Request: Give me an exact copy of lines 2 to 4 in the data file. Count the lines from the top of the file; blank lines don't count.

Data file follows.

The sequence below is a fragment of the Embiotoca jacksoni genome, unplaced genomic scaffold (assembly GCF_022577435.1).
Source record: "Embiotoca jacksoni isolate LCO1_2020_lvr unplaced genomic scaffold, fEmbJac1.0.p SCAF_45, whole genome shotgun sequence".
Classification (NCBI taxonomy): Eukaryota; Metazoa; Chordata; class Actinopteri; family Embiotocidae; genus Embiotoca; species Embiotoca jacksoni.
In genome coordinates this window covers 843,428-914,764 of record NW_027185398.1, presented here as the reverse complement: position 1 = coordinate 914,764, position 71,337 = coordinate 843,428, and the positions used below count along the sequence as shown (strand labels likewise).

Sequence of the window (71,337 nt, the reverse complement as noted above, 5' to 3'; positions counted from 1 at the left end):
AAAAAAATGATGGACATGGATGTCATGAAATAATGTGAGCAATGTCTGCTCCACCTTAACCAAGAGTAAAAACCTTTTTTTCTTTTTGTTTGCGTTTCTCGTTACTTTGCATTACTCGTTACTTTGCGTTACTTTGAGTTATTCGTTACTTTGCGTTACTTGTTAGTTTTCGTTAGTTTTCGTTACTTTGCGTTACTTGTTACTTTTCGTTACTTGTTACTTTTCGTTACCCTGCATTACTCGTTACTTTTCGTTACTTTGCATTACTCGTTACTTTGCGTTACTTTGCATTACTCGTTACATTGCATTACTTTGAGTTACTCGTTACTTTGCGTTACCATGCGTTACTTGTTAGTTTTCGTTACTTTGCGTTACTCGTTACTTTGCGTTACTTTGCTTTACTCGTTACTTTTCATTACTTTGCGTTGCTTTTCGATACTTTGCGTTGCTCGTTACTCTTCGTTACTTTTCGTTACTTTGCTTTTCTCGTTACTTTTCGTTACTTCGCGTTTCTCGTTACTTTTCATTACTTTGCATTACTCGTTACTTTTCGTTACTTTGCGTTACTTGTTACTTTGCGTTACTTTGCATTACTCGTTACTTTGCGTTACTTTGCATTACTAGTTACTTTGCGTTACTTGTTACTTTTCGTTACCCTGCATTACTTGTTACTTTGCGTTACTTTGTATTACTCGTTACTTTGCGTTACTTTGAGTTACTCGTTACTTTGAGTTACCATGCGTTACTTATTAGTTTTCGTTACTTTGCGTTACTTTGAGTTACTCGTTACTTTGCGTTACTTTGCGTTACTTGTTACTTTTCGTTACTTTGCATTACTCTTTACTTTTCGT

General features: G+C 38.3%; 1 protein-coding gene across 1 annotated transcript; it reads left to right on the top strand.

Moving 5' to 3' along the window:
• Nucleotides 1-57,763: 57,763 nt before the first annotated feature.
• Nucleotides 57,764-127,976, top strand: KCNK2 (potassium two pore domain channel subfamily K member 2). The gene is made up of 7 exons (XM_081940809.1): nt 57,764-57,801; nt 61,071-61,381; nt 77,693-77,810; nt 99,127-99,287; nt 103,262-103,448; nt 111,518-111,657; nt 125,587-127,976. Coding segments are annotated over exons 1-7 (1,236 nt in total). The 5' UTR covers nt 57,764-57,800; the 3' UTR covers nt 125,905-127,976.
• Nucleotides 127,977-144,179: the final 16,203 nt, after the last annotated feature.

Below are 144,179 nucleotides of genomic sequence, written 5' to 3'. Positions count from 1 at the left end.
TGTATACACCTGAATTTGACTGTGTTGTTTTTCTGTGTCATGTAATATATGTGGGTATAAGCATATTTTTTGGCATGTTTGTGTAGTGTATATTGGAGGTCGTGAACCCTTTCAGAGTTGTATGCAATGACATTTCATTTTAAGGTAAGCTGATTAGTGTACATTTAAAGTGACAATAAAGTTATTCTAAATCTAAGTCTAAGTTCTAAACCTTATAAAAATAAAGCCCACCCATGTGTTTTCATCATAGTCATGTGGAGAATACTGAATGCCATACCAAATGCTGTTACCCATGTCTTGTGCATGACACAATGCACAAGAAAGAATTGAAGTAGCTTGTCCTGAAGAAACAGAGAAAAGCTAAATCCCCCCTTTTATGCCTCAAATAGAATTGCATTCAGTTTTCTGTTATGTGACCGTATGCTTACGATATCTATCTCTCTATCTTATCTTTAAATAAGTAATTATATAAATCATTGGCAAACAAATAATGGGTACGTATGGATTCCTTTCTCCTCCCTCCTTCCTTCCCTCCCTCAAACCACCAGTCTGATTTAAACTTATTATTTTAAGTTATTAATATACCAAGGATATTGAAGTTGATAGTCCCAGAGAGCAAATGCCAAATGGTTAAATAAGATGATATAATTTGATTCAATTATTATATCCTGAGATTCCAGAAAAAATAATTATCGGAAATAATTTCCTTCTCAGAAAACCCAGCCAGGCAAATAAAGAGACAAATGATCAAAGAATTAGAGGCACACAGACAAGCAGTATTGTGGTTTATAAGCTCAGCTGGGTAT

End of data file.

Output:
Source record: "Embiotoca jacksoni isolate LCO1_2020_lvr unplaced genomic scaffold, fEmbJac1.0.p SCAF_45, whole genome shotgun sequence".
Classification (NCBI taxonomy): Eukaryota; Metazoa; Chordata; class Actinopteri; family Embiotocidae; genus Embiotoca; species Embiotoca jacksoni.
In genome coordinates this window covers 843,428-914,764 of record NW_027185398.1, presented here as the reverse complement: position 1 = coordinate 914,764, position 71,337 = coordinate 843,428, and the positions used below count along the sequence as shown (strand labels likewise).